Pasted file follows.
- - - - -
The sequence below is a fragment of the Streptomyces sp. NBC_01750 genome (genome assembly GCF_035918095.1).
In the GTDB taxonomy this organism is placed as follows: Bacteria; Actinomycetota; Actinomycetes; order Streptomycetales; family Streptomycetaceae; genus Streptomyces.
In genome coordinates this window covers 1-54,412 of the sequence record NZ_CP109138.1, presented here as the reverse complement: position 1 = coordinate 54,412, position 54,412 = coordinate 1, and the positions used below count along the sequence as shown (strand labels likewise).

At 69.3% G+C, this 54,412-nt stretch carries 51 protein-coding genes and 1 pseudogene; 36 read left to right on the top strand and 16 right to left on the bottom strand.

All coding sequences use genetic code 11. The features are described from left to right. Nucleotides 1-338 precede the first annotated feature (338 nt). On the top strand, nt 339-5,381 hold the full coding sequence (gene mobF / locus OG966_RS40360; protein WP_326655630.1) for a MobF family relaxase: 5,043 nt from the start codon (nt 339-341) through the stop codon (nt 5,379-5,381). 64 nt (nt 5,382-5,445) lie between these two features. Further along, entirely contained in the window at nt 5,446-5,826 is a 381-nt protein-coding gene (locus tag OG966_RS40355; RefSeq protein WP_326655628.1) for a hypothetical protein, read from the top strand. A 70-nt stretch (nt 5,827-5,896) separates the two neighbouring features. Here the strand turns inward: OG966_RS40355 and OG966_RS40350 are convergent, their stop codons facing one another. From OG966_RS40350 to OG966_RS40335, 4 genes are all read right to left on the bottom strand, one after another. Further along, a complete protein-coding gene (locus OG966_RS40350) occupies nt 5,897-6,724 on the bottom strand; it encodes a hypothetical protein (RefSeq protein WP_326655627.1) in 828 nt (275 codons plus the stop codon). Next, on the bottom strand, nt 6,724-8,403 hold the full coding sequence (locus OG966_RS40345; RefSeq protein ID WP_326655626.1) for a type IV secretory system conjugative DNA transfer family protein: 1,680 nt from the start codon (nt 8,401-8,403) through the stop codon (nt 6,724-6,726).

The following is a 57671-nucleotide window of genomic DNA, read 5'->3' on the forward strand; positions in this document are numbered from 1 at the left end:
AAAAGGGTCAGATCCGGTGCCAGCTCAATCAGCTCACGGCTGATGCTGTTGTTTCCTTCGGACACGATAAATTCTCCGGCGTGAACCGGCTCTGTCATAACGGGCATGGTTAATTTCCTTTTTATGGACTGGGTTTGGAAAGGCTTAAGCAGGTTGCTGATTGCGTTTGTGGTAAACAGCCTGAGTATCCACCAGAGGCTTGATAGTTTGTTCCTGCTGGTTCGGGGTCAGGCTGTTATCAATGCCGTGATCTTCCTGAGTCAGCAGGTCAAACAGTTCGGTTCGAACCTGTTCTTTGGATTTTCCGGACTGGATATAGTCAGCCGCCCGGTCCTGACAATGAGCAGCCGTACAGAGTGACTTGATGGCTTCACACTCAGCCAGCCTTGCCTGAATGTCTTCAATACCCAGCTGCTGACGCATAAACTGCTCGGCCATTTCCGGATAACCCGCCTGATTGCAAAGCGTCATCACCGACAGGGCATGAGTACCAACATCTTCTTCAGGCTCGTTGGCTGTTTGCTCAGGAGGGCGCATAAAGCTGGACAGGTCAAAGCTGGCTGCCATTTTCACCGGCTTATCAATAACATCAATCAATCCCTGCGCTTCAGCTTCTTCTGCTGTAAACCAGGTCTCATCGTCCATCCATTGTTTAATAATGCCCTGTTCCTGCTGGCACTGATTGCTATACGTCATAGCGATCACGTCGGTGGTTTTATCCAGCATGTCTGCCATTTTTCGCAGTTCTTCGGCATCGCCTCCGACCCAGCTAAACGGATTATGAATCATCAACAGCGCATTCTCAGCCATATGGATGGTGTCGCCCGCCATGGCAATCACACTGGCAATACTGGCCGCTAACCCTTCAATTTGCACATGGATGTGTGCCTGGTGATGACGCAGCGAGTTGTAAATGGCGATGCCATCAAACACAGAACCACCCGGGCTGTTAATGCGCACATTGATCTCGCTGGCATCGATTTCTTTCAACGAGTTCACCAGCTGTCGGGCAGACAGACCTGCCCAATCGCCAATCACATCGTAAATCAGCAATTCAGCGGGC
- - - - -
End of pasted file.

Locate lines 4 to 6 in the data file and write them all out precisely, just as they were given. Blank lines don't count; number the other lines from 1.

At 69.3% G+C, this 54,412-nt stretch carries 51 protein-coding genes and 1 pseudogene; 36 read left to right on the top strand and 16 right to left on the bottom strand.

All coding sequences use genetic code 11. The features are described from left to right. Nucleotides 1-338 precede the first annotated feature (338 nt). On the top strand, nt 339-5,381 hold the full coding sequence (gene mobF / locus OG966_RS40360; protein WP_326655630.1) for a MobF family relaxase: 5,043 nt from the start codon (nt 339-341) through the stop codon (nt 5,379-5,381). 64 nt (nt 5,382-5,445) lie between these two features. Further along, entirely contained in the window at nt 5,446-5,826 is a 381-nt protein-coding gene (locus tag OG966_RS40355; RefSeq protein WP_326655628.1) for a hypothetical protein, read from the top strand. A 70-nt stretch (nt 5,827-5,896) separates the two neighbouring features. Here the strand turns inward: OG966_RS40355 and OG966_RS40350 are convergent, their stop codons facing one another. From OG966_RS40350 to OG966_RS40335, 4 genes are all read right to left on the bottom strand, one after another. Further along, a complete protein-coding gene (locus OG966_RS40350) occupies nt 5,897-6,724 on the bottom strand; it encodes a hypothetical protein (RefSeq protein WP_326655627.1) in 828 nt (275 codons plus the stop codon). Next, on the bottom strand, nt 6,724-8,403 hold the full coding sequence (locus OG966_RS40345; RefSeq protein ID WP_326655626.1) for a type IV secretory system conjugative DNA transfer family protein: 1,680 nt from the start codon (nt 8,401-8,403) through the stop codon (nt 6,724-6,726).

The following is a 57671-nucleotide window of genomic DNA, read 5'->3' on the forward strand; positions in this document are numbered from 1 at the left end: